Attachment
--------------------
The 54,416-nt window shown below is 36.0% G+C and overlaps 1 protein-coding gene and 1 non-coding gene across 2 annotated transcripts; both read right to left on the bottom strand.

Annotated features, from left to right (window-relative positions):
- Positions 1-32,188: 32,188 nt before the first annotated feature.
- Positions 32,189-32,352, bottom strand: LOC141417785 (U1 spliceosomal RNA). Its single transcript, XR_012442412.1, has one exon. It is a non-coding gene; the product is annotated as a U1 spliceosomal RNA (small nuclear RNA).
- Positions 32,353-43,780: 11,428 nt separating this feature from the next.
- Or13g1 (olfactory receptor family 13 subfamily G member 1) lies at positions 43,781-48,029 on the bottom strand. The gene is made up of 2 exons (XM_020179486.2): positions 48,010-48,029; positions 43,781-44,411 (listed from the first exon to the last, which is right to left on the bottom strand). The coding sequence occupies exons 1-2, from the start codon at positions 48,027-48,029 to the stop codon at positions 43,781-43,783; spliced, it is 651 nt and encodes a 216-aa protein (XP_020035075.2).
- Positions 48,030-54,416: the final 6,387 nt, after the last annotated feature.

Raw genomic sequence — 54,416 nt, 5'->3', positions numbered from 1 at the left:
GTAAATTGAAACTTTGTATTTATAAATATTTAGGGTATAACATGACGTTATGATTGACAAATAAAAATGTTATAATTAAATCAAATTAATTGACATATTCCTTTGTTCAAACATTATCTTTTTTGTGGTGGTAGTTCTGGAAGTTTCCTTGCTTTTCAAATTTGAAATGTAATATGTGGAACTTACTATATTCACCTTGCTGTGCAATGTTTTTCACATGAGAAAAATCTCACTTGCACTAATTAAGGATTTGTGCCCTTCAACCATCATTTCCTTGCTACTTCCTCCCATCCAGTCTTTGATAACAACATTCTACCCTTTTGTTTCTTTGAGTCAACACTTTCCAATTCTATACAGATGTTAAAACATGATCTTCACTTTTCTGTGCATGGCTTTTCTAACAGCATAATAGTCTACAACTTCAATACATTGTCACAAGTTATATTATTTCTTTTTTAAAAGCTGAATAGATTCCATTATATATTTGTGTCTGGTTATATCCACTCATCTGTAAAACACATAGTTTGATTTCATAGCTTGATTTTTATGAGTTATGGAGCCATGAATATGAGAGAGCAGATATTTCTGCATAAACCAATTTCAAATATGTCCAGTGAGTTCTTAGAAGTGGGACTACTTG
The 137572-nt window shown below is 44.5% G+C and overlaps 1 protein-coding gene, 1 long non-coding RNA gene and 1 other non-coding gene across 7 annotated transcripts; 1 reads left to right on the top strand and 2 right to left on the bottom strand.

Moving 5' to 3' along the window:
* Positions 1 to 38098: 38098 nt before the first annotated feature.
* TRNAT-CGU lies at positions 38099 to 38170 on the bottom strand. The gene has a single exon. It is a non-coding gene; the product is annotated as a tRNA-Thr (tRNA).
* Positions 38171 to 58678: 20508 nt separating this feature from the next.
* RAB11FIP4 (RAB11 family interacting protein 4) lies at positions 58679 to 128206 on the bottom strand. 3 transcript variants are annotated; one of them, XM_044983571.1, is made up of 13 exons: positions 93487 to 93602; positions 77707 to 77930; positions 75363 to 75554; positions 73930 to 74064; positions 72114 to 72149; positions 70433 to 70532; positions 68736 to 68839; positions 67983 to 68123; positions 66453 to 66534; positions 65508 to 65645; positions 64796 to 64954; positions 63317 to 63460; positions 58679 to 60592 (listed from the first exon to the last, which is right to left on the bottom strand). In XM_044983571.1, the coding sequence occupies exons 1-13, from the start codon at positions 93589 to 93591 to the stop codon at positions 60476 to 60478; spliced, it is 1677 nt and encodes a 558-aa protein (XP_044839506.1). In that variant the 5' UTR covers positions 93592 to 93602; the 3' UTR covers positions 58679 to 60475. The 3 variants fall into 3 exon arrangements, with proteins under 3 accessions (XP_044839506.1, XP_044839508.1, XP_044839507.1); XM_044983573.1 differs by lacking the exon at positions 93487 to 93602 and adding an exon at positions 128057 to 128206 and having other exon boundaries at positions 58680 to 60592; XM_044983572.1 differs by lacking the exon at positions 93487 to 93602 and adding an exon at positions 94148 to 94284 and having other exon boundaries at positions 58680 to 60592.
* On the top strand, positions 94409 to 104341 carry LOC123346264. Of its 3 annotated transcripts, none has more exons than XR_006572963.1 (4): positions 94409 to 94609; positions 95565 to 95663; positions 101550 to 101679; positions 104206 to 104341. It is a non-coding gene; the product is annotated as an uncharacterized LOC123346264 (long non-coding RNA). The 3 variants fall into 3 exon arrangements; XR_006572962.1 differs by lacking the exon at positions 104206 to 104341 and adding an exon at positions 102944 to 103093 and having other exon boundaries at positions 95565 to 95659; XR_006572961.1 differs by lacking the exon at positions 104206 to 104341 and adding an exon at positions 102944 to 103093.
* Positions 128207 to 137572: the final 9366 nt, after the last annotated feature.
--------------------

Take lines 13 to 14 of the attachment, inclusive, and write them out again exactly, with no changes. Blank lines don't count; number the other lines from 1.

* TRNAT-CGU lies at positions 38099 to 38170 on the bottom strand. The gene has a single exon. It is a non-coding gene; the product is annotated as a tRNA-Thr (tRNA).
* Positions 38171 to 58678: 20508 nt separating this feature from the next.